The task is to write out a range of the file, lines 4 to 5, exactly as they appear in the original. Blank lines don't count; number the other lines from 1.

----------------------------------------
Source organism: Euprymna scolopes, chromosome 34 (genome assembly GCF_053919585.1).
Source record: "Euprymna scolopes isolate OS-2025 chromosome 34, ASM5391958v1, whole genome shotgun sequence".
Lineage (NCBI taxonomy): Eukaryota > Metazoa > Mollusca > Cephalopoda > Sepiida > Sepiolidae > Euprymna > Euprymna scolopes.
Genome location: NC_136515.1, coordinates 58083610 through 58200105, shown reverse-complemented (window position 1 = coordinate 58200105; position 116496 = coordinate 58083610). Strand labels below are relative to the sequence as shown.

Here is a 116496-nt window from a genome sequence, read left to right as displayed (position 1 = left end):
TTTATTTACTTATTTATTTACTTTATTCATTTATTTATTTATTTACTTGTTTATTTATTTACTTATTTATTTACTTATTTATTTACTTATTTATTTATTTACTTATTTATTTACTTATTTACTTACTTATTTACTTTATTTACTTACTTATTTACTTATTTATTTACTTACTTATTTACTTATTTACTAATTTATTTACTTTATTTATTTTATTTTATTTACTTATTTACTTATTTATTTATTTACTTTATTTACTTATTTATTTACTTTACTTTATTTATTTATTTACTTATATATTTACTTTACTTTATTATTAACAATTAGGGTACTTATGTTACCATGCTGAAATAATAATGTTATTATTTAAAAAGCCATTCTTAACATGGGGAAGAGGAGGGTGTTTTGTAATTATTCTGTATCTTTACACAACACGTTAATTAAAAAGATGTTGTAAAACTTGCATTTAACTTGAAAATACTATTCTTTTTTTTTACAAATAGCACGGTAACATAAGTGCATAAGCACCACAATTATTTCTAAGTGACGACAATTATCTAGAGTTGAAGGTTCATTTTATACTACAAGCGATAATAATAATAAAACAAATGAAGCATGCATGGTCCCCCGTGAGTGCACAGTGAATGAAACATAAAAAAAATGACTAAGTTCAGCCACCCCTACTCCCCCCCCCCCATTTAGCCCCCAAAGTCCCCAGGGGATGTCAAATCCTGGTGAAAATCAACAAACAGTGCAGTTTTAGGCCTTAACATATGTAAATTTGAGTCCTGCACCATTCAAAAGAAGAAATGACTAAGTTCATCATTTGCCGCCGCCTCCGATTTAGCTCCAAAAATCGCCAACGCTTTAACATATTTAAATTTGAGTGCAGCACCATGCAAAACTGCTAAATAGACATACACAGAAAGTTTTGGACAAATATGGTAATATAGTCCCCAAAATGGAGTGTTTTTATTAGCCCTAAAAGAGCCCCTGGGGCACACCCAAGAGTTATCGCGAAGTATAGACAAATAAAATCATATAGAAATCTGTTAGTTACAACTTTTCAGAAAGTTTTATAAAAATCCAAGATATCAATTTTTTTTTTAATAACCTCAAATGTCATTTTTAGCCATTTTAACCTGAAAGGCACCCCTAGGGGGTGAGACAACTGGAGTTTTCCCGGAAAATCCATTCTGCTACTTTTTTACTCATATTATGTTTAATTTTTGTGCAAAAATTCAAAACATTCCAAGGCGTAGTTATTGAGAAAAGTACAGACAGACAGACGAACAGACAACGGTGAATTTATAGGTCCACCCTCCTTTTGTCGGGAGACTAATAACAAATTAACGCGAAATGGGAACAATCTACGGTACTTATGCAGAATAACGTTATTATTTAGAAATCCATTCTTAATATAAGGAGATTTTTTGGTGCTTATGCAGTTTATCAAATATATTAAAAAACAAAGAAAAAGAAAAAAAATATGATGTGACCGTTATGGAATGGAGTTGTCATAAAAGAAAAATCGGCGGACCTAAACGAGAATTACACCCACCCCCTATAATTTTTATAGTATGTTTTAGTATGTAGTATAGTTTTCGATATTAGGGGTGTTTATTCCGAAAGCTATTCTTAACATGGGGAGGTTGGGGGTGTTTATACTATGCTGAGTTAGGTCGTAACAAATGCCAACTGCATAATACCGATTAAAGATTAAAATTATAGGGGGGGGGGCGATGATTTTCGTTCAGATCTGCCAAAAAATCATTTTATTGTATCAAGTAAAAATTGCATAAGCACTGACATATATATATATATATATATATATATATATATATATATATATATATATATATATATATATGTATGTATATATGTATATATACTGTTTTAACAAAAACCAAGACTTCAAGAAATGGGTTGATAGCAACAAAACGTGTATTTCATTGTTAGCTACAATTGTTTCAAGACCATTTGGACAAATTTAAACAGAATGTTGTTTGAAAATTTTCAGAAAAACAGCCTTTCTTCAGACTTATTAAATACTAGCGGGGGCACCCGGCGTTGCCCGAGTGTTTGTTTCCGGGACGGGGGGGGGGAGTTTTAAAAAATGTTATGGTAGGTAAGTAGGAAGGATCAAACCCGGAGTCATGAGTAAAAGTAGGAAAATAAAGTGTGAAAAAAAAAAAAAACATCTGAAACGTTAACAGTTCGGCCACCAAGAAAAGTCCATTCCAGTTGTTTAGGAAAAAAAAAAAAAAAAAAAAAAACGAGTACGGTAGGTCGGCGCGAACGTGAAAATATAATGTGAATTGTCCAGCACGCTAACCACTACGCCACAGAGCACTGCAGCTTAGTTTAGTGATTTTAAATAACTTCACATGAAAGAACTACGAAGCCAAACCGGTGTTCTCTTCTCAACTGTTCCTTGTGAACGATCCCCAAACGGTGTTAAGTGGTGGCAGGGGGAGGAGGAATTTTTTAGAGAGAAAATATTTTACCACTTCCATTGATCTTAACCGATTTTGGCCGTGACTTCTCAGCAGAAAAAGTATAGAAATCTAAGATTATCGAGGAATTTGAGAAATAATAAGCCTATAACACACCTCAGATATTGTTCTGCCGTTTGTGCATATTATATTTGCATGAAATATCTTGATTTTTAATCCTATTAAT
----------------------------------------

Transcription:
Genome location: NC_136515.1, coordinates 58083610 through 58200105, shown reverse-complemented (window position 1 = coordinate 58200105; position 116496 = coordinate 58083610). Strand labels below are relative to the sequence as shown.

Here is a 116496-nt window from a genome sequence, read left to right as displayed (position 1 = left end):